TOKYO -- Prime Minister Shinzo Abe may want to emphasize the future, but the U.S., China and South Korea have their own ideas about what he should say on the 70th anniversary of Japan's surrender in World War II.
Worried about historical resentment between Japan and its East Asian neighbors, Washington is nudging Abe to hew to past Japanese declarations expressing remorse for colonizing Korea and invading China.
U.S. State Department spokeswoman Jen Psaki weighed in on the matter Monday after Abe spoke about his plans for the statement in a New Year's news conference.
"Our view is that the apologies extended by previous Prime Minister [Tomiichi] Murayama and former Chief Cabinet Secretary [Yohei] Kono marked important chapters in Japan's efforts to improve relations with its neighbors," Psaki told reporters.
With its diplomatic resources already stretched thin, the U.S. wants Japan to avoid needless friction with South Korea and China. Many in President Barack Obama's administration will no doubt recall how Abe's December 2013 visit to the Yasukuni Shrine, which honors soldiers killed in wars, including war criminals, riled both countries.
Obama's strategic "pivot" toward Asia, meant to contain China and get it to play by international rules, is predicated on stronger cooperation between the U.S. and East Asian allies. If Japan and South Korea remain riven by animosity, American interests could suffer. Obama wants to spend his final two years in office working on his legacy, not refereeing a fight sparked by Abe's speech.
Beijing and Seoul, naturally, are also concerned about what Abe will say. China will "follow closely what attitude the Japanese government and leaders take when it comes to [Japan's] history of aggression and what message they want to send," foreign ministry spokesman Hong Lei told reporters Tuesday.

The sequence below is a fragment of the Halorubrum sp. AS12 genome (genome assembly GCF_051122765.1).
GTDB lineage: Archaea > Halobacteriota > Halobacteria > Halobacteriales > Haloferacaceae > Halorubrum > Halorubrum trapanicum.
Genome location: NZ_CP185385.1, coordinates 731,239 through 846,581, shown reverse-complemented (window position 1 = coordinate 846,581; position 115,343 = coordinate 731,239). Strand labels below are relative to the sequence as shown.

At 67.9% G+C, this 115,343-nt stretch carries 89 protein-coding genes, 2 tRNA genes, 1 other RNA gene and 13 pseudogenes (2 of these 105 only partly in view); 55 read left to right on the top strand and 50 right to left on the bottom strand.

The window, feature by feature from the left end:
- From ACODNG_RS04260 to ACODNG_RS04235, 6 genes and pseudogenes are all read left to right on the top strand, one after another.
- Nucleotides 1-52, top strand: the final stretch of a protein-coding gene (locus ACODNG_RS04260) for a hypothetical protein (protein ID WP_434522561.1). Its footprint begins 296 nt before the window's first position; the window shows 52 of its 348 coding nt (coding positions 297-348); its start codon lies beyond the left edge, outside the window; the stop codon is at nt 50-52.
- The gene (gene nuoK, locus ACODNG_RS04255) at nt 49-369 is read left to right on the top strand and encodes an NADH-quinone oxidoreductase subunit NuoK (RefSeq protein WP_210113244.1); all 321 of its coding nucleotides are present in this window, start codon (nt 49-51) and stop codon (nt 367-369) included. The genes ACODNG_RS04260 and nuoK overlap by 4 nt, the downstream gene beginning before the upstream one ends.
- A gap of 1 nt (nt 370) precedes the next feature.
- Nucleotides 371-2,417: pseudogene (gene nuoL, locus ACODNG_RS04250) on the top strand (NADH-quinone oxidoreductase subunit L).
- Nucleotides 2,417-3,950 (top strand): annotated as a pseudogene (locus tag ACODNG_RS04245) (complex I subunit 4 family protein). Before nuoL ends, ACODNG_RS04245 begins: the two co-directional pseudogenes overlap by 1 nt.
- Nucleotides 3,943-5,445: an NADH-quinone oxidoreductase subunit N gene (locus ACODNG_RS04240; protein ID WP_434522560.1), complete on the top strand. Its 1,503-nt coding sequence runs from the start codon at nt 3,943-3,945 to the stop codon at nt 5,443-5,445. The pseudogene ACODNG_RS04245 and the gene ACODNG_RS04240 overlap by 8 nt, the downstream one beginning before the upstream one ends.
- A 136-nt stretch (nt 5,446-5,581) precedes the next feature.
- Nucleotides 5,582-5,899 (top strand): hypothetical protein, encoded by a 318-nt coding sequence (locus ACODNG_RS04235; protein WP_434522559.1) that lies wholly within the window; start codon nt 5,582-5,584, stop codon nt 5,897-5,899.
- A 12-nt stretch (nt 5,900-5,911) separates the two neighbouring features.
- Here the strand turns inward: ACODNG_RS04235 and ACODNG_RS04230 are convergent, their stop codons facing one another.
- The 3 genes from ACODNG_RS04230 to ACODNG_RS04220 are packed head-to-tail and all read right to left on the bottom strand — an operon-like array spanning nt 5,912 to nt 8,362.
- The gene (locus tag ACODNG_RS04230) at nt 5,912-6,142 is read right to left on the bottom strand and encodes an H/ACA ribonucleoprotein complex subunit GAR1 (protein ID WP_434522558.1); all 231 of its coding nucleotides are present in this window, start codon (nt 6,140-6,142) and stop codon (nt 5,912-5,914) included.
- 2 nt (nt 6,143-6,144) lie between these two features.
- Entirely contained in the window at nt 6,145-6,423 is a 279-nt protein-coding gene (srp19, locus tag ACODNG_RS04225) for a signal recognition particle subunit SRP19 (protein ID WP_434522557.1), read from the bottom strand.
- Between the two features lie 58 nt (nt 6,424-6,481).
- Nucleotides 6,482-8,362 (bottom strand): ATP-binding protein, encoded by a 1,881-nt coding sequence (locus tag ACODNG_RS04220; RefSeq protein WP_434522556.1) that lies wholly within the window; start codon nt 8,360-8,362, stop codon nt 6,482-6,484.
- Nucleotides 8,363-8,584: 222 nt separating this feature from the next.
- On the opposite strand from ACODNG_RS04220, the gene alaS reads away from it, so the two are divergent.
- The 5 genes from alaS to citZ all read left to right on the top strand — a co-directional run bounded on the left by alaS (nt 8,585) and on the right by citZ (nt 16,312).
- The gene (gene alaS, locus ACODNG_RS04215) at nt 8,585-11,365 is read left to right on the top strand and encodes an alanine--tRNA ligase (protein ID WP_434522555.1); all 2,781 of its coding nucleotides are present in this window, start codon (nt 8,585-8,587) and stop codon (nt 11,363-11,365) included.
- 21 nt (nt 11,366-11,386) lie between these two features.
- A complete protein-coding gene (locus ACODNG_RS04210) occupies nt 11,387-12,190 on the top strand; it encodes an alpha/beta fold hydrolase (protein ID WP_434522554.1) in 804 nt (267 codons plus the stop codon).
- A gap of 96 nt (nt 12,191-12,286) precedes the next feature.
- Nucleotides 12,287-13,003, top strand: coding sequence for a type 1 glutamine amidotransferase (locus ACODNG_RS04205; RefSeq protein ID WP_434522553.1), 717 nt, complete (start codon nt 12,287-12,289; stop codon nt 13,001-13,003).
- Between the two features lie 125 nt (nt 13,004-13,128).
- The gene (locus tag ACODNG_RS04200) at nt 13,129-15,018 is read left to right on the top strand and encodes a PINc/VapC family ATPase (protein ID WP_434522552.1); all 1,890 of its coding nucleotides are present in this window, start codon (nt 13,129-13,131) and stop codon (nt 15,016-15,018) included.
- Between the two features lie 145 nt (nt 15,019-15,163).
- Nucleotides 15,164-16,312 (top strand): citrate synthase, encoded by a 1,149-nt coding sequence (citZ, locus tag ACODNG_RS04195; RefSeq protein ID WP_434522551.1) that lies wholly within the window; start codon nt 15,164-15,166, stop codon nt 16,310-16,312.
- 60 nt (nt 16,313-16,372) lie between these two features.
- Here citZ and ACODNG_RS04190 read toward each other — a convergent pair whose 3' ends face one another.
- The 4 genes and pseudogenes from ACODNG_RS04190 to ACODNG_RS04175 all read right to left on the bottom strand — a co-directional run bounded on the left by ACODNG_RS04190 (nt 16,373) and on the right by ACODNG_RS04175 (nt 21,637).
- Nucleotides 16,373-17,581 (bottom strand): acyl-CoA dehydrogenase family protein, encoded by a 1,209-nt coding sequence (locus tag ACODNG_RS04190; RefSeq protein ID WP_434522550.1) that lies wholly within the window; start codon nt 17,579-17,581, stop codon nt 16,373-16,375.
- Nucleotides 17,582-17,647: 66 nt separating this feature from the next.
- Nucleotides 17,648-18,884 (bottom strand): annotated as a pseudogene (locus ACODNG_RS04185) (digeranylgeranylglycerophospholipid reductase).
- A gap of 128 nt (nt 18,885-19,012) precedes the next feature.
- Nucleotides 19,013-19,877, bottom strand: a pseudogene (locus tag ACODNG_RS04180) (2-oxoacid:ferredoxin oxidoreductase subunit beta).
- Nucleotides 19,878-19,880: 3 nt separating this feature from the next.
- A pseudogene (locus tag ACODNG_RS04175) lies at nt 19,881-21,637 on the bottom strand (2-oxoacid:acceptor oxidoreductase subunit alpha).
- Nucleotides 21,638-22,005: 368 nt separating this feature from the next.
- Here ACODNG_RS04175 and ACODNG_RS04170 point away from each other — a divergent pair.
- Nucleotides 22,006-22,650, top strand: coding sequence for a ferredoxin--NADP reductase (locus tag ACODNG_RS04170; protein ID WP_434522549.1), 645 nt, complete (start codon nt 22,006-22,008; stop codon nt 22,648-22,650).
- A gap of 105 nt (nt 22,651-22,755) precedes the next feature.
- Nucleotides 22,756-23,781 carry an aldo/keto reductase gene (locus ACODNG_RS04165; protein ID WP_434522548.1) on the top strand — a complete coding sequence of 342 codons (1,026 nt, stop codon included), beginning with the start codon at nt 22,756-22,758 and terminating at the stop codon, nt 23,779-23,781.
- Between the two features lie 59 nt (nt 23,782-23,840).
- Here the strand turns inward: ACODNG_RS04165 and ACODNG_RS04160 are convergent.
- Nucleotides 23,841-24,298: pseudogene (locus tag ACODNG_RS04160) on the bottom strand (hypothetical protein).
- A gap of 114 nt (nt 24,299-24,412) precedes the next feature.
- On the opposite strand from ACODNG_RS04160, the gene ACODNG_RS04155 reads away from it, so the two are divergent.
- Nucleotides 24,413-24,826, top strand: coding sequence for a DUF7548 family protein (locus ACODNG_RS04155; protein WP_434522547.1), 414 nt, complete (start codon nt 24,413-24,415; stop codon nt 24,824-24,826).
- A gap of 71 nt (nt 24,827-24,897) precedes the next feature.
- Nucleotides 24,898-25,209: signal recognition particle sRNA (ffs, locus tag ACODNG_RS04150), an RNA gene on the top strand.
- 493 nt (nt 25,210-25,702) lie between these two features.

"It is hoped that the Japanese side could honor the [Murayama] statement and commitment it has made on historical issues," Hong added.
South Korea "hopes that the Japanese government will uphold the statements issued by former Japanese administrations, take sincere actions based on a correct view of history, and thereby win trust from its neighboring countries and the rest of the international community," foreign ministry spokesman Noh Kwang-il said Tuesday.
Abe, for his part, told cabinet and ruling bloc officials Tuesday that he intends to send a "message to the world" about Japan's soul-searching after the war, its progress as a peaceful nation, and how it can contribute to the international community.
Abe will deliver "a statement that looks to the future" while affirming past cabinets' views on history, Chief Cabinet Secretary Yoshihide Suga told a news conference.
The prime minister intends to commission an expert panel to offer advice on the text. In doing so, he will try to "strike a balance" in his selections "to avoid a foregone conclusion," a senior government official said.
Many lawmakers close to Abe say he does not mean the statement to be an apology to China or South Korea. Indeed, the prime minister is also under domestic pressure: showing too much deference to Beijing and Seoul may offend his conservative base.